The Federal Aviation Administration‘s new regulations governing routine non-recreational use of small unmanned aerial systems went into effect Monday.
FAA said MondayÂ it createdÂ the rules formally known as Part 107Â in an effort to mitigate potential risks that small UAS can pose to other aircraft, people and properties on the ground.
The agency also implemented processesÂ to help drone operators applyÂ for waivers if their proposed flightsÂ do not quite comply with the new policyÂ or seek authorization to fly Class G dronesÂ inÂ controlled airspace.
On Monday, FAA launchedÂ an online portal whereÂ operators can requestÂ waiversÂ of applicable provisionsÂ under Part 107 andÂ expand operations based on technology mitigations.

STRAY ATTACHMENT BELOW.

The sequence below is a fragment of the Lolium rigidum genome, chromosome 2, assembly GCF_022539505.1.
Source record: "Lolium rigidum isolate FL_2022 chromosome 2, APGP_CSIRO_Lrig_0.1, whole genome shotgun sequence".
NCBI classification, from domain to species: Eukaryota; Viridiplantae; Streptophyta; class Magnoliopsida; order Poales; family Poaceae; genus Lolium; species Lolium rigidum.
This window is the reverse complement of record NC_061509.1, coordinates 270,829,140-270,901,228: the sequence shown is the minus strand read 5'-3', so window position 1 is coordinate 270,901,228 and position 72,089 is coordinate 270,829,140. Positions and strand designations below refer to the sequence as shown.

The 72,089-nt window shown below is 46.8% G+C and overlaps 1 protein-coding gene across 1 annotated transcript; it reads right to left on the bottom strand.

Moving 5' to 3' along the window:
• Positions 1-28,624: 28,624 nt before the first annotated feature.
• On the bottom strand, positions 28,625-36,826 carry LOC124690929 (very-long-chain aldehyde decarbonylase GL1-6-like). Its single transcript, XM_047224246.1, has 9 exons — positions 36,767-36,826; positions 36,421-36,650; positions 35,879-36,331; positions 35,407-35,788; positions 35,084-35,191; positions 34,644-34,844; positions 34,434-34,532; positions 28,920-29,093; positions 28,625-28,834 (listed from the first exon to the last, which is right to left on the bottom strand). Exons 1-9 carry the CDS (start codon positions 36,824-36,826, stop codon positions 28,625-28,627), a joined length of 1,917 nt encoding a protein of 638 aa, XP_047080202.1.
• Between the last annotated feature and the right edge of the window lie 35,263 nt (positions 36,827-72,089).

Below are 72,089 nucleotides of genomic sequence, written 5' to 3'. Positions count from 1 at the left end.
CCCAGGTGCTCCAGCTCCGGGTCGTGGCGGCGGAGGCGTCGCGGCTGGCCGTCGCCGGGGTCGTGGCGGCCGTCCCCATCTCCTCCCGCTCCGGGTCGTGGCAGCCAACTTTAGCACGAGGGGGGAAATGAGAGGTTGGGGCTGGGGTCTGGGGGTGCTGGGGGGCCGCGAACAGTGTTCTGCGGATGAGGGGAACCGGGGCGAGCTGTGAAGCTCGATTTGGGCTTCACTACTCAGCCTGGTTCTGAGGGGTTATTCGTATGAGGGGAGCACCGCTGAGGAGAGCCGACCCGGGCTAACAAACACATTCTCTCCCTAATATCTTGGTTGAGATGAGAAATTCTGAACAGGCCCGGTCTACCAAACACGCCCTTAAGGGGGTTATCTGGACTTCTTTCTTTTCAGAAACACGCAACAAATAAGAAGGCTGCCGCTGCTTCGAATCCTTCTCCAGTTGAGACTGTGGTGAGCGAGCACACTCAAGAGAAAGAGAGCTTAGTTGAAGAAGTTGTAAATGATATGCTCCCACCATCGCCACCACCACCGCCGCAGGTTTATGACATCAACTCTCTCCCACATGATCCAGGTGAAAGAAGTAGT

AuthorizedÂ testing centers in the U.S. will now administer theÂ Aeronautical Knowledge TestÂ to support the remote pilot certification process for applicants that aim to complete theÂ FAA Airman Certificate and/or Rating Application.
The aviation authority alsoÂ published extensive materials in August to help small UAS ownersÂ prepare for the test.